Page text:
Teachers & Librarians
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Read two audience participation poems:
Poem for Young Children
Poem for Older Students
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In this interview with WETV's ¡Colorín Colorado!, Pat shares some of the reactions that educators have had to Doña Flor:
Doña Flor: Un Cuento de una Mujer Gigante con un Grande Corazón
Doña Flor is a giant lady who lives in a tiny village in the American Southwest. Popular with her neighbors, she lets the children use her flowers as trumpets and her leftover tortillas as rafts. Flor loves to read, too, and she can often be found reading aloud to the children. One day, all the villagers hear a terrifying noise: it sounds like a huge animal bellowing just outside their village. Everyone is afraid, but not Flor. She wants to protect her beloved neighbors, so with the help of her animal friends, she sets off for the highest mesa to find the creature. Soon enough, though, the joke is on Flor and her friends, who come to rescue her, as she discovers the small secret behind that great big noise.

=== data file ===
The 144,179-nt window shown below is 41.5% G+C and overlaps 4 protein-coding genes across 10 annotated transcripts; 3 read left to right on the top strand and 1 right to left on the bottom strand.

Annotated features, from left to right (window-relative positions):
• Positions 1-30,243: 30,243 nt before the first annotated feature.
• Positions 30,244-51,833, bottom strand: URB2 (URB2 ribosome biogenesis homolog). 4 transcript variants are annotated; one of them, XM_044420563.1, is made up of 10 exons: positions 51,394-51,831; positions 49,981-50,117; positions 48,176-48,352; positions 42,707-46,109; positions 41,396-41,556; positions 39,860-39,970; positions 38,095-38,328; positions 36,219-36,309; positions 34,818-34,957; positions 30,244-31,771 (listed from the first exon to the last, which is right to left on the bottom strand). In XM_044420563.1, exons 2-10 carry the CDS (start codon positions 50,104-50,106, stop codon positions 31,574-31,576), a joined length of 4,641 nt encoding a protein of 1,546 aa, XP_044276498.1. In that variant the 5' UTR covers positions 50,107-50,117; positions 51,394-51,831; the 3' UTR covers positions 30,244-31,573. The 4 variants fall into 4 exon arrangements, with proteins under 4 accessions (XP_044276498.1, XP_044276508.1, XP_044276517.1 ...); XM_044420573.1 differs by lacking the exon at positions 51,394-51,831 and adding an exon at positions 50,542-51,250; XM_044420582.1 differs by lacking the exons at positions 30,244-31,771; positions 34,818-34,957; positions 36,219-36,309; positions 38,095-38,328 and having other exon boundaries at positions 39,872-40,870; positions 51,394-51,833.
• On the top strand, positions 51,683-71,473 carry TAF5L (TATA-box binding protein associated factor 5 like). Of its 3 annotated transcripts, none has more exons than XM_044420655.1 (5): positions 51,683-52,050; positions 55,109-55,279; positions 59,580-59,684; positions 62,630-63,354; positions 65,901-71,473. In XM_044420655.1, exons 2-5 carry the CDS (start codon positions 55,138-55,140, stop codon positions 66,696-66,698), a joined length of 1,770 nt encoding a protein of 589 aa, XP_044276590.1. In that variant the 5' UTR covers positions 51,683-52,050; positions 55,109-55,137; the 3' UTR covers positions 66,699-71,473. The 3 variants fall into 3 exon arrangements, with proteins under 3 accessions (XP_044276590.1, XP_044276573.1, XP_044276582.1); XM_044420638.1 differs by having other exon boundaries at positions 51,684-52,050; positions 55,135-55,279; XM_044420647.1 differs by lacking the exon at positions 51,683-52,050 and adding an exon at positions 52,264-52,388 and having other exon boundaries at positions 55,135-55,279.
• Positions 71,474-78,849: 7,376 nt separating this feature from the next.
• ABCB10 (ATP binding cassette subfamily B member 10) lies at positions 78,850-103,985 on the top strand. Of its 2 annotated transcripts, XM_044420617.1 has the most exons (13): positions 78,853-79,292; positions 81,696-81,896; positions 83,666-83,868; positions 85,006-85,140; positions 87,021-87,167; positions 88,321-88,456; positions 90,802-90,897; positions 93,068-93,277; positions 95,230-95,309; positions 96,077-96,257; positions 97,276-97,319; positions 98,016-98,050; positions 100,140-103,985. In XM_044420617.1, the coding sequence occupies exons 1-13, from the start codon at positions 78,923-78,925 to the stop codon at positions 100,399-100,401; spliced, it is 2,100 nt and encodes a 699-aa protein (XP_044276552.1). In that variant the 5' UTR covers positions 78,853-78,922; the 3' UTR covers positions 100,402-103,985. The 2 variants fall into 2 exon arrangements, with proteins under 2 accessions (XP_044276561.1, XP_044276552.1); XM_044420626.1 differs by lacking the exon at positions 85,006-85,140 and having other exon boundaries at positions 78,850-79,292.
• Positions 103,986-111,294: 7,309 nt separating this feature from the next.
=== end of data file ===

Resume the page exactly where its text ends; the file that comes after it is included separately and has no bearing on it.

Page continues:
The creators of TOMÁS AND THE LIBRARY LADY, Pat Mora and Raul Colón, have once again joined together. This time they present a heartwarming and humorous original tall tale-peppered with Spanish words and phrases about a giant lady with a great big heart.En Español
“A charming tall tale set in the American Southwest. Doña Flor, a giant, is a benevolent presence in her pueblo. While at first kids teased the young and large Flor, she quickly became an asset to them, whisking them off to school when they were running late or making tortillas big enough to be used as rafts on the river. The action starts when a puma is heard howling in the vicinity; the villagers are terrified and even Doña Flor can't find it.
“Doña Flor, beautiful giantess of the American Southwest, is so tall she plucks estrellas from the sky and grabs snow from mountaintops to wake herself up in the morning. Her can tortillas are so big that her neighbors use the extra ones as roofs. This gentle giant is una amiga and protector to all, so when a roaming, roaring mountain lion begins to scare the villagers, she vows to find the guilty gato. Since she speaks all languages (even rattler), she recruits her animal friends and successfully locates the kittenish culprit on a mesa-a tiny prankster puma using a long, hollow log to generate a big "Rrr-oarrr!" that echoes down the valley. Doña Flor, serene as la luna, turns the roars to purrs and all ends well with Pumito sleeping atop her big toes. [Raul] Colón's gorgeous illustrations (with his round, swirling scratchboard style in warm, buttery colors) … ”—Kirkus Reviews